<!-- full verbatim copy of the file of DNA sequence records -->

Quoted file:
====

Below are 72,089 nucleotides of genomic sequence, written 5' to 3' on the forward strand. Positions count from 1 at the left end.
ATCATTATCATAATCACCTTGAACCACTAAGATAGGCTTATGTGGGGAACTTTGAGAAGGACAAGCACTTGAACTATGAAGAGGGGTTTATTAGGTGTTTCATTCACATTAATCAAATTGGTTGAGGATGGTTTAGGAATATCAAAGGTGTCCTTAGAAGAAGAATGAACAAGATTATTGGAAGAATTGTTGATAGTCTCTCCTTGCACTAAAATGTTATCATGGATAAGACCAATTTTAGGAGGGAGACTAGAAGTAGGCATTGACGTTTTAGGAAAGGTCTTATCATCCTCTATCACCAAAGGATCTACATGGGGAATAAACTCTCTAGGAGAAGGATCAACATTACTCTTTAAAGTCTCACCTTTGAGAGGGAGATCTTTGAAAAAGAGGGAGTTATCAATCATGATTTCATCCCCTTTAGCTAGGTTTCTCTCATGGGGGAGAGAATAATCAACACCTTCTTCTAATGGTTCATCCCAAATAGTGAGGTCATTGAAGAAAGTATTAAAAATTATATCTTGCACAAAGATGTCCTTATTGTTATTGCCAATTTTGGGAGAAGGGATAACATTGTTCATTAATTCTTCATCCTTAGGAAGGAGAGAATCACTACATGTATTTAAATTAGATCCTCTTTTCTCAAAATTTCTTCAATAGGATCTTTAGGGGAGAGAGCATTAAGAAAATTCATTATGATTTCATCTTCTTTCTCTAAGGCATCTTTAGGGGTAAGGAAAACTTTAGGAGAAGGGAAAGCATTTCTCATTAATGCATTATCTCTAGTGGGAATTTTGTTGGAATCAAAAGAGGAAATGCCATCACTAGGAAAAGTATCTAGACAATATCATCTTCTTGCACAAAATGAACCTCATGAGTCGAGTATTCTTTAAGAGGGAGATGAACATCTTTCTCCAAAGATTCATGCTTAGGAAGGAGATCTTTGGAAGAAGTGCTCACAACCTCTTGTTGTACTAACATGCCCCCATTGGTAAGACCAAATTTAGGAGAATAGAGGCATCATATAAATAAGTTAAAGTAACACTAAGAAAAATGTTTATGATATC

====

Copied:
Below are 72,089 nucleotides of genomic sequence, written 5' to 3' on the forward strand. Positions count from 1 at the left end.
ATCATTATCATAATCACCTTGAACCACTAAGATAGGCTTATGTGGGGAACTTTGAGAAGGACAAGCACTTGAACTATGAAGAGGGGTTTATTAGGTGTTTCATTCACATTAATCAAATTGGTTGAGGATGGTTTAGGAATATCAAAGGTGTCCTTAGAAGAAGAATGAACAAGATTATTGGAAGAATTGTTGATAGTCTCTCCTTGCACTAAAATGTTATCATGGATAAGACCAATTTTAGGAGGGAGACTAGAAGTAGGCATTGACGTTTTAGGAAAGGTCTTATCATCCTCTATCACCAAAGGATCTACATGGGGAATAAACTCTCTAGGAGAAGGATCAACATTACTCTTTAAAGTCTCACCTTTGAGAGGGAGATCTTTGAAAAAGAGGGAGTTATCAATCATGATTTCATCCCCTTTAGCTAGGTTTCTCTCATGGGGGAGAGAATAATCAACACCTTCTTCTAATGGTTCATCCCAAATAGTGAGGTCATTGAAGAAAGTATTAAAAATTATATCTTGCACAAAGATGTCCTTATTGTTATTGCCAATTTTGGGAGAAGGGATAACATTGTTCATTAATTCTTCATCCTTAGGAAGGAGAGAATCACTACATGTATTTAAATTAGATCCTCTTTTCTCAAAATTTCTTCAATAGGATCTTTAGGGGAGAGAGCATTAAGAAAATTCATTATGATTTCATCTTCTTTCTCTAAGGCATCTTTAGGGGTAAGGAAAACTTTAGGAGAAGGGAAAGCATTTCTCATTAATGCATTATCTCTAGTGGGAATTTTGTTGGAATCAAAAGAGGAAATGCCATCACTAGGAAAAGTATCTAGACAATATCATCTTCTTGCACAAAATGAACCTCATGAGTCGAGTATTCTTTAAGAGGGAGATGAACATCTTTCTCCAAAGATTCATGCTTAGGAAGGAGATCTTTGGAAGAAGTGCTCACAACCTCTTGTTGTACTAACATGCCCCCATTGGTAAGACCAAATTTAGGAGAATAGAGGCATCATATAAATAAGTTAAAGTAACACTAAGAAAAATGTTTATGATATC